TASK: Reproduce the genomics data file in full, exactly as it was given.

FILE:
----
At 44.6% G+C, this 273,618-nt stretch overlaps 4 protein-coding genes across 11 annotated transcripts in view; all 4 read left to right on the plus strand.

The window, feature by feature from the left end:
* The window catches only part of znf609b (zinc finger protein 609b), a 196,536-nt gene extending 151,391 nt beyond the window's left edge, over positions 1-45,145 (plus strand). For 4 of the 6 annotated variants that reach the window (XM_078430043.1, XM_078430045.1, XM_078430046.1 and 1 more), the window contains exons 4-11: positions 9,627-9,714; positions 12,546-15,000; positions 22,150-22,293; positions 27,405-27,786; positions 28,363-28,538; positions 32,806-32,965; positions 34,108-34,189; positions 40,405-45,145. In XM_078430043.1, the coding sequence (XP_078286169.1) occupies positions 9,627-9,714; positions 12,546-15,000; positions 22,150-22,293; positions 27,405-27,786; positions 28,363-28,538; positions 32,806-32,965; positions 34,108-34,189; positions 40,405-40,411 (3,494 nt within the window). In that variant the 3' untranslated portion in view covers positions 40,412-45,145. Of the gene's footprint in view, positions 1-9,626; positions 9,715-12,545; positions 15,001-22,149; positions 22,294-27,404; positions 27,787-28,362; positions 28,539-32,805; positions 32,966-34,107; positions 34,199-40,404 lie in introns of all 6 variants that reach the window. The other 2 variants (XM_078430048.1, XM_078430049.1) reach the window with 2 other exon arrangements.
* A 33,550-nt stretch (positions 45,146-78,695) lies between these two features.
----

At 44.6% G+C, this 273,618-nt stretch overlaps 4 protein-coding genes across 11 annotated transcripts in view; all 4 read left to right on the plus strand.

The window, feature by feature from the left end:
* The window catches only part of znf609b (zinc finger protein 609b), a 196,536-nt gene extending 151,391 nt beyond the window's left edge, over positions 1-45,145 (plus strand). For 4 of the 6 annotated variants that reach the window (XM_078430043.1, XM_078430045.1, XM_078430046.1 and 1 more), the window contains exons 4-11: positions 9,627-9,714; positions 12,546-15,000; positions 22,150-22,293; positions 27,405-27,786; positions 28,363-28,538; positions 32,806-32,965; positions 34,108-34,189; positions 40,405-45,145. In XM_078430043.1, the coding sequence (XP_078286169.1) occupies positions 9,627-9,714; positions 12,546-15,000; positions 22,150-22,293; positions 27,405-27,786; positions 28,363-28,538; positions 32,806-32,965; positions 34,108-34,189; positions 40,405-40,411 (3,494 nt within the window). In that variant the 3' untranslated portion in view covers positions 40,412-45,145. Of the gene's footprint in view, positions 1-9,626; positions 9,715-12,545; positions 15,001-22,149; positions 22,294-27,404; positions 27,787-28,362; positions 28,539-32,805; positions 32,966-34,107; positions 34,199-40,404 lie in introns of all 6 variants that reach the window. The other 2 variants (XM_078430048.1, XM_078430049.1) reach the window with 2 other exon arrangements.
* A 33,550-nt stretch (positions 45,146-78,695) lies between these two features.